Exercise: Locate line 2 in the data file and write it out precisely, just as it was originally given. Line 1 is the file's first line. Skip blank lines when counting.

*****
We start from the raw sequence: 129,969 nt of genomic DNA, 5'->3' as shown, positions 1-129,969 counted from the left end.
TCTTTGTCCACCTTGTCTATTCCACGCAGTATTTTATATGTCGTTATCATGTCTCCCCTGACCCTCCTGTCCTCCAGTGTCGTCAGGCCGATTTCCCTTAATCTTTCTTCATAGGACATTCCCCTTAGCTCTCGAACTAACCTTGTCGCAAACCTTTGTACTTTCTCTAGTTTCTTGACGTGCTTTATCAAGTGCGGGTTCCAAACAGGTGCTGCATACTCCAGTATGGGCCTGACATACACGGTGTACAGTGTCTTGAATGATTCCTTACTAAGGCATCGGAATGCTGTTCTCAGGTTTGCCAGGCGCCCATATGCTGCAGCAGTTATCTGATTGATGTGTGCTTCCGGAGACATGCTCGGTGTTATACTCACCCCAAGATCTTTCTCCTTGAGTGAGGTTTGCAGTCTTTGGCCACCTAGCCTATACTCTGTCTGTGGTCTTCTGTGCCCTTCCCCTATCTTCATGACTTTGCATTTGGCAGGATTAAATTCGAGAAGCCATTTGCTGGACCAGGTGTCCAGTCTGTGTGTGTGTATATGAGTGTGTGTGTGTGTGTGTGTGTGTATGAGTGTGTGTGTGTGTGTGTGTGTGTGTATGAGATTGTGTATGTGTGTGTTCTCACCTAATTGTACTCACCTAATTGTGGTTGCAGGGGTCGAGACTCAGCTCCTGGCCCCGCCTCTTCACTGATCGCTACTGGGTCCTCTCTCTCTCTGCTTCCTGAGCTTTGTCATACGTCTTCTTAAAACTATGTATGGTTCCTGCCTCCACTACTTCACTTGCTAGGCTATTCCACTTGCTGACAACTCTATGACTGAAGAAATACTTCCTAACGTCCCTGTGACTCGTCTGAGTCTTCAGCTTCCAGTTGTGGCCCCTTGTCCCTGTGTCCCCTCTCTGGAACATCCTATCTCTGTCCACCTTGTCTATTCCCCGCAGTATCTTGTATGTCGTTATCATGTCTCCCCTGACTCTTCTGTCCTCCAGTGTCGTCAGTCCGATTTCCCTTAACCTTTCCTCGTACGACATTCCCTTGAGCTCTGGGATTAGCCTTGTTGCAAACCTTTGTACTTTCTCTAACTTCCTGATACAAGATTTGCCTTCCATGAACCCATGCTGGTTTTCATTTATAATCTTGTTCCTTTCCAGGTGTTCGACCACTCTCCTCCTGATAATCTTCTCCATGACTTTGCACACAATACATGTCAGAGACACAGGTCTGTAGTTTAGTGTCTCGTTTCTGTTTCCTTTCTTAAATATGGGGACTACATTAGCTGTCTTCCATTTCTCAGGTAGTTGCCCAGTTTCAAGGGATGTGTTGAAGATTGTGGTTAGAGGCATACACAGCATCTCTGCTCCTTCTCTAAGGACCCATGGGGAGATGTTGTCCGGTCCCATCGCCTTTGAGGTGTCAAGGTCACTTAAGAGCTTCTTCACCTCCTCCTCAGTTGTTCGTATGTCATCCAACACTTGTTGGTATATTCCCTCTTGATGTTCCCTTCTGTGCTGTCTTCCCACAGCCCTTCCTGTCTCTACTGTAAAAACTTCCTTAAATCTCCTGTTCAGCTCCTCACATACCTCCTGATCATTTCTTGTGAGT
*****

TCTTTGTCCACCTTGTCTATTCCACGCAGTATTTTATATGTCGTTATCATGTCTCCCCTGACCCTCCTGTCCTCCAGTGTCGTCAGGCCGATTTCCCTTAATCTTTCTTCATAGGACATTCCCCTTAGCTCTCGAACTAACCTTGTCGCAAACCTTTGTACTTTCTCTAGTTTCTTGACGTGCTTTATCAAGTGCGGGTTCCAAACAGGTGCTGCATACTCCAGTATGGGCCTGACATACACGGTGTACAGTGTCTTGAATGATTCCTTACTAAGGCATCGGAATGCTGTTCTCAGGTTTGCCAGGCGCCCATATGCTGCAGCAGTTATCTGATTGATGTGTGCTTCCGGAGACATGCTCGGTGTTATACTCACCCCAAGATCTTTCTCCTTGAGTGAGGTTTGCAGTCTTTGGCCACCTAGCCTATACTCTGTCTGTGGTCTTCTGTGCCCTTCCCCTATCTTCATGACTTTGCATTTGGCAGGATTAAATTCGAGAAGCCATTTGCTGGACCAGGTGTCCAGTCTGTGTGTGTGTATATGAGTGTGTGTGTGTGTGTGTGTGTGTATGAGTGTGTGTGTGTGTGTGTGTGTGTGTATGAGATTGTGTATGTGTGTGTTCTCACCTAATTGTACTCACCTAATTGTGGTTGCAGGGGTCGAGACTCAGCTCCTGGCCCCGCCTCTTCACTGATCGCTACTGGGTCCTCTCTCTCTCTGCTTCCTGAGCTTTGTCATACGTCTTCTTAAAACTATGTATGGTTCCTGCCTCCACTACTTCACTTGCTAGGCTATTCCACTTGCTGACAACTCTATGACTGAAGAAATACTTCCTAACGTCCCTGTGACTCGTCTGAGTCTTCAGCTTCCAGTTGTGGCCCCTTGTCCCTGTGTCCCCTCTCTGGAACATCCTATCTCTGTCCACCTTGTCTATTCCCCGCAGTATCTTGTATGTCGTTATCATGTCTCCCCTGACTCTTCTGTCCTCCAGTGTCGTCAGTCCGATTTCCCTTAACCTTTCCTCGTACGACATTCCCTTGAGCTCTGGGATTAGCCTTGTTGCAAACCTTTGTACTTTCTCTAACTTCCTGATACAAGATTTGCCTTCCATGAACCCATGCTGGTTTTCATTTATAATCTTGTTCCTTTCCAGGTGTTCGACCACTCTCCTCCTGATAATCTTCTCCATGACTTTGCACACAATACATGTCAGAGACACAGGTCTGTAGTTTAGTGTCTCGTTTCTGTTTCCTTTCTTAAATATGGGGACTACATTAGCTGTCTTCCATTTCTCAGGTAGTTGCCCAGTTTCAAGGGATGTGTTGAAGATTGTGGTTAGAGGCATACACAGCATCTCTGCTCCTTCTCTAAGGACCCATGGGGAGATGTTGTCCGGTCCCATCGCCTTTGAGGTGTCAAGGTCACTTAAGAGCTTCTTCACCTCCTCCTCAGTTGTTCGTATGTCATCCAACACTTGTTGGTATATTCCCTCTTGATGTTCCCTTCTGTGCTGTCTTCCCACAGCCCTTCCTGTCTCTACTGTAAAAACTTCCTTAAATCTCCTGTTCAGCTCCTCACATACCTCCTGATCATTTCTTGTGAGT